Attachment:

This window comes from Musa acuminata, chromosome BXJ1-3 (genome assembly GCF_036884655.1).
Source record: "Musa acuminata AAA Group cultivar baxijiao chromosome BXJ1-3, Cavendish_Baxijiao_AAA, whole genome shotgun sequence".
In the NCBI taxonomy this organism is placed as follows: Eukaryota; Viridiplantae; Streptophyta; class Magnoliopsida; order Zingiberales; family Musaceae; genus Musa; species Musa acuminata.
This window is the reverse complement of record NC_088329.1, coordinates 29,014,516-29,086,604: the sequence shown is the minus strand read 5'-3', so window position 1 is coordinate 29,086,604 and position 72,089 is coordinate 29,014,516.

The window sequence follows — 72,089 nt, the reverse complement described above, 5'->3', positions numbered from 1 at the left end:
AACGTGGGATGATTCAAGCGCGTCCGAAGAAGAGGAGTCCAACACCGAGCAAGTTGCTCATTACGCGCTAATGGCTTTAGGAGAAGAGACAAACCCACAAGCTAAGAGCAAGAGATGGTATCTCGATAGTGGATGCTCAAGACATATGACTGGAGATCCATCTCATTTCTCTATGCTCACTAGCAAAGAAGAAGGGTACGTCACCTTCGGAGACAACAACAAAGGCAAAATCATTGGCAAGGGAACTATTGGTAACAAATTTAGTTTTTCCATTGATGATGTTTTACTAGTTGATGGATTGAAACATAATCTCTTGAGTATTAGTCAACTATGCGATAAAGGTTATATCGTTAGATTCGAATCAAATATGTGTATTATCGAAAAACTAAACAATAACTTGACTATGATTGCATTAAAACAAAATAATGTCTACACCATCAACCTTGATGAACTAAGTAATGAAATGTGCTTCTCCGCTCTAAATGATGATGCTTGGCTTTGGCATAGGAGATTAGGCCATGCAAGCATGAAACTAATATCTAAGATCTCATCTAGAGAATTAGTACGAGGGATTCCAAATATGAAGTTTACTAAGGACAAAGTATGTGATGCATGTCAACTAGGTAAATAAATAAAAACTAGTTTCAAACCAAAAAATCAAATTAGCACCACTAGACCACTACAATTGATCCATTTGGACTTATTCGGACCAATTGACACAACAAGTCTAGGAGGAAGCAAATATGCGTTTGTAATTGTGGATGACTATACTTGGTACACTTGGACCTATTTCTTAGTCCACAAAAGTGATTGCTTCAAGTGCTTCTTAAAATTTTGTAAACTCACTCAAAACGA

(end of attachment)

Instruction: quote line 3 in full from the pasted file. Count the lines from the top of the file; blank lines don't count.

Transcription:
In the NCBI taxonomy this organism is placed as follows: Eukaryota; Viridiplantae; Streptophyta; class Magnoliopsida; order Zingiberales; family Musaceae; genus Musa; species Musa acuminata.